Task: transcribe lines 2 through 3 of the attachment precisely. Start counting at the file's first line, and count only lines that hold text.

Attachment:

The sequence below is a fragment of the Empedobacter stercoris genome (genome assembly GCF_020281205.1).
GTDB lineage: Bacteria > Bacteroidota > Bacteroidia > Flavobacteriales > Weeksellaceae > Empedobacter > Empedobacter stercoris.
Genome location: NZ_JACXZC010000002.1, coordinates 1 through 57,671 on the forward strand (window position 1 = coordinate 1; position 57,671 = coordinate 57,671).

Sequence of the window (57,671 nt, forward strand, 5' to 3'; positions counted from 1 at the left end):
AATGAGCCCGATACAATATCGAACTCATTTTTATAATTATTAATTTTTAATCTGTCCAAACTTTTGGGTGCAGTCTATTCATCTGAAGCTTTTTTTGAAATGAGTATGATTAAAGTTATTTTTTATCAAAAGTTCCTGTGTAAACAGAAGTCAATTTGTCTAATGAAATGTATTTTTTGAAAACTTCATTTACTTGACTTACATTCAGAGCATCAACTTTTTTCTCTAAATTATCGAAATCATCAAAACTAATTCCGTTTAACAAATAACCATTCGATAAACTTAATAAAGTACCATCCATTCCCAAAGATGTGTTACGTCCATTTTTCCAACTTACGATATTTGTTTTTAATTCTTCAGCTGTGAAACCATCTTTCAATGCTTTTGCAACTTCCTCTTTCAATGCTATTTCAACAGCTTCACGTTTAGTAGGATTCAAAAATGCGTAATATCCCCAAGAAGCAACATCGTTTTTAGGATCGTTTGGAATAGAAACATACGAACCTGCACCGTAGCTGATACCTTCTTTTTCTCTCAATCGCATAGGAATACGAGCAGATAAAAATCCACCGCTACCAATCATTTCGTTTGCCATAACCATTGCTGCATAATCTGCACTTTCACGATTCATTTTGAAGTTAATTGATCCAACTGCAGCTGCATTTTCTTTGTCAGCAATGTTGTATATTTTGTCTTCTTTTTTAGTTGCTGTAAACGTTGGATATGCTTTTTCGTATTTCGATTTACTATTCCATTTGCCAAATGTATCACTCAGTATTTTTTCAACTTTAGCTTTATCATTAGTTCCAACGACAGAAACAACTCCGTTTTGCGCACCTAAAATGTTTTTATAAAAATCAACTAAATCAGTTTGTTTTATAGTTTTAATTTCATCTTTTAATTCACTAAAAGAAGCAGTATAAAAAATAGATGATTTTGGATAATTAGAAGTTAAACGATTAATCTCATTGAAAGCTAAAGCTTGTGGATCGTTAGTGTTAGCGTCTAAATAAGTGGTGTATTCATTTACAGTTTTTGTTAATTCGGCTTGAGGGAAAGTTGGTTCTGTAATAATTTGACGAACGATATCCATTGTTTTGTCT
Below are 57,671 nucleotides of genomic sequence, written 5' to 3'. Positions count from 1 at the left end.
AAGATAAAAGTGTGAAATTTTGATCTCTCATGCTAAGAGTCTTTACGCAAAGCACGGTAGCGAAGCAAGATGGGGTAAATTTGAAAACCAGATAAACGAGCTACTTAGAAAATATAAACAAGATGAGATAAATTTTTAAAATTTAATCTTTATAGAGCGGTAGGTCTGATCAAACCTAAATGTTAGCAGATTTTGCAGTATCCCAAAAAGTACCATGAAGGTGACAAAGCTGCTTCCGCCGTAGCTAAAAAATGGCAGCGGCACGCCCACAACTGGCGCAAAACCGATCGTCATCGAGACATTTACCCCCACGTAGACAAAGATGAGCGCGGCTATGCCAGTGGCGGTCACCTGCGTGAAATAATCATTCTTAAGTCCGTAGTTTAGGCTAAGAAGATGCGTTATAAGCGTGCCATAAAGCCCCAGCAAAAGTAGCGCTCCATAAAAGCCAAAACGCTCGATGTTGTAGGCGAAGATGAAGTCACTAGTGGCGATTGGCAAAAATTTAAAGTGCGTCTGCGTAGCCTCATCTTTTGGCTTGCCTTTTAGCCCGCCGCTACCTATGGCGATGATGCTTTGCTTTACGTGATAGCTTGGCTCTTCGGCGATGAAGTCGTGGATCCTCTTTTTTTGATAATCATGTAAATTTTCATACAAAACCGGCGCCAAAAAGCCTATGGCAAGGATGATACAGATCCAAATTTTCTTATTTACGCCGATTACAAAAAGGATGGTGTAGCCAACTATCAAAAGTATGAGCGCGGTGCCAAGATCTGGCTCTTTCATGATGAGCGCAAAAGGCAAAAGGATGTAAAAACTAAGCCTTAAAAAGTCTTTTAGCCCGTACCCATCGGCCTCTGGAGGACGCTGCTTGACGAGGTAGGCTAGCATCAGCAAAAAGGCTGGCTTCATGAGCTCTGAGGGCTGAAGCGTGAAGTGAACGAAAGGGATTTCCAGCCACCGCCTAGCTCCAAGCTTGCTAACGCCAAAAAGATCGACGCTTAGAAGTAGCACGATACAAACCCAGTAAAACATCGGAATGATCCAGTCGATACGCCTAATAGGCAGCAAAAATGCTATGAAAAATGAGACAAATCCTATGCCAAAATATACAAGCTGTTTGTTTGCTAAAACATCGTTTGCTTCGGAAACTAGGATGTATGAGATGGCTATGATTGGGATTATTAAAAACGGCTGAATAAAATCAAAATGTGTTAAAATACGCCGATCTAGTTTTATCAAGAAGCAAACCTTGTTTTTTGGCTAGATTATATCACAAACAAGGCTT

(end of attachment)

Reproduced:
GTDB lineage: Bacteria > Bacteroidota > Bacteroidia > Flavobacteriales > Weeksellaceae > Empedobacter > Empedobacter stercoris.
Genome location: NZ_JACXZC010000002.1, coordinates 1 through 57,671 on the forward strand (window position 1 = coordinate 1; position 57,671 = coordinate 57,671).